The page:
Interview

Stuart Dryburgh: On good, old-fashioned camera tricks...

Interview and Editing - Gemma Gracewood. Camera - Mark Weston

Cinematographer Stuart Dryburgh is the eye behind some of the most iconic images in New Zealand film. His first job in the industry was as a 'general assistant' on Middle Age Spread. From there he worked as a gaffer on films including Smash Palace, Goodbye Pork Pie and Came A Hot Friday, before becoming a fully-fledged cinematographer, learning much of what he knows from his mentor Alun Bollinger, who operated the camera for him on The Piano. Since shooting The Piano, Dryburgh has been working overseas, returning to film In My Father’s Den in 2004.

Interview

Sarah Peirse: Multi award-winner…

Interview, Camera and Editing – Andrew Whiteside

Award-winning actor Sarah Peirse is best known for her portrayals of two very different mothers — the ill-fated Honorah Rieper in Heavenly Creatures, and the disaffected sophisticate in Rain. Peirse’s first film was the 80s short Queen Street, followed by tele-feature A Woman of Good Character (aka It's Lizzie to those Close). More recently, she has appeared in tele-movies Bliss: The Beginning of Katherine Mansfield and Aftershock.

Interview

Don Reynolds: Pioneering soundman turned movie producer...

Credits: Interview, Camera and Editing – Andrew Whiteside

Don Reynolds is a sound operator turned film producer who has had a big impact on the New Zealand film industry. He was a sound recorder/mixer on many of our classic films of the 1980s and went on to produce movies such as The Quiet Earth, Sylvia, Mr Wrong, and River Queen. Reynolds was also one of the main forces behind the setting up of long-running TV soap Shortland Street.

Interview

Shavaughn Ruakere: The leap of faith from TV presenting to acting...

Interview, Camera and Editing – Andrew Whiteside

Shavaughn Ruakere began her screen career as a presenter on kids TV show What Now?, and later graduated to music channel C4 after a stint on UK morning show SM:TV. Since then Ruakere has made the switch to acting, and appeared in a number of shows including The Jaquie Brown Diaries and a long stint in Shortland Street as Roimata Ngatai.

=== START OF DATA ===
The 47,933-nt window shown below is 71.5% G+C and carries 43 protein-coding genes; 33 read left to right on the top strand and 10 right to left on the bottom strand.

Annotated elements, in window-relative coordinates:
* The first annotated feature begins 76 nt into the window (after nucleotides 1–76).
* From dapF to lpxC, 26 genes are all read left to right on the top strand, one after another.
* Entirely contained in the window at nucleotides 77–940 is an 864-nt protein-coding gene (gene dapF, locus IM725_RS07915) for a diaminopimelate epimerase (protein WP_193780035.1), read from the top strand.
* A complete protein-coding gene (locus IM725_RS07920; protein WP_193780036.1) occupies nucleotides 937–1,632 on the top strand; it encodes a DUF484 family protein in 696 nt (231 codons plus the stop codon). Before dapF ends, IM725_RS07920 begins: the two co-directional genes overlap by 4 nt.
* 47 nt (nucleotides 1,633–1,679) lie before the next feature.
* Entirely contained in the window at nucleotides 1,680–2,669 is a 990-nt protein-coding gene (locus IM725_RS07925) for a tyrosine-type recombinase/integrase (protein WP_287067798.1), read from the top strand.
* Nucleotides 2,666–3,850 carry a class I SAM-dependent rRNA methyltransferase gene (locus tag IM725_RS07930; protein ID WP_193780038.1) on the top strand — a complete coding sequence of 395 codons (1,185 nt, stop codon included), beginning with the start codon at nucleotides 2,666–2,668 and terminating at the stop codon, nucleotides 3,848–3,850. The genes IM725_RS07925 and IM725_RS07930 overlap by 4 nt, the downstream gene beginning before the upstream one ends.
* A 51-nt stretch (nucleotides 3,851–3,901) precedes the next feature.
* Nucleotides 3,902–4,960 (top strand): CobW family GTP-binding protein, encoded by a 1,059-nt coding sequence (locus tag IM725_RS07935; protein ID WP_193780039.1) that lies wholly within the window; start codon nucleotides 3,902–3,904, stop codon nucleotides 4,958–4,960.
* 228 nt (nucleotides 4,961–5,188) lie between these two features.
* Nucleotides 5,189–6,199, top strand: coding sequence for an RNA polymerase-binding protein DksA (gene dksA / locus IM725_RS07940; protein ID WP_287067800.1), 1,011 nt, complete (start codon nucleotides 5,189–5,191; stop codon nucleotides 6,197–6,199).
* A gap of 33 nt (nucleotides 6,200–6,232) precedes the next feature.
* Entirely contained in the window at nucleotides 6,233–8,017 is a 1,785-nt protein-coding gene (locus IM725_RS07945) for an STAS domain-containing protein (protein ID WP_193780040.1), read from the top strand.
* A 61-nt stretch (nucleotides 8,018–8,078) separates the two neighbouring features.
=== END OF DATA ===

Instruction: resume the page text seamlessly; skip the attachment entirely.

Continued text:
Interview

ScreenTalk Short: Shavaughn Ruakere

Interview, Camera and Editing – Andrew Whiteside

Shavaughn Ruakere began her screen career as a presenter on kids TV show What Now?, and later did time on music channel C4. Since then she has made the switch to acting, including a long stint in Shortland Street.

Interview

ScreenTalk Short: Joel Tobeck

Interview, Camera and Editing – Andrew Whiteside

Actor Joel Tobeck has played everyone from a policeman to a "bastard in a wheelchair". His TV work includes This is Not My Life and Sons of Anarchy

Interview

Joel Tobeck: On playing the bad guys...

Interview, Camera and Editing – Andrew Whiteside

Actor Joel Tobeck has played a range of ‘off-centre’ roles from a drug addict to a "bastard in a wheelchair". He has appeared in TV shows Shortland Street, Lawless, Hercules, This is Not My Life and (after this interview) Sons of Anarchy, as well as movies Topless Women Talk About Their Lives and Little Fish.

Interview

Annie Whittle - Funny As Interview

Annie Whittle had already made her mark as a singer, before she played all the female roles on the first season of comedy hit A Week of It.

Interview

Hori Ahipene: Queen of the screen...

Interview, Camera and Editing - Andrew Whiteside

Hori Ahipene could perhaps be described as New Zealand’s most 'diverse' actor, having played both male and female characters in TV comedies and dramas. In the 90s Ahipene gained a loyal fan base by appearing in the TV sketch shows Away Laughing, Skitz and Telly Laughs. Two of Ahipene’s popular gender-swapping roles were Mrs Semisi in Skitz and The Semisis, and Beverley Best in Māori Television sitcom/chat show B&B. Ahipene has also appeared in TV dramas Maddigan’s Quest, Mataku, and Shortland Street.

Interview

The Topp Twins - Funny As Interview

Guitar-playing yodellers The Topp Twins have been bringing audiences together for decades. As this Funny As interview demonstrates, Jools and Lynda Topp make for a formidable team. Among other topics, they talk about: Six decades of making each other laugh, starting from when they had to share a bath as children Making yodelling funny How an empty petrol tank and a prison cell launched their career; how busking taught them showmanship Protest, politics, loose elastic bands, and the value of "beautiful mistakes" Winning over an audience of London punks How Lynda got married before gay marriage became legal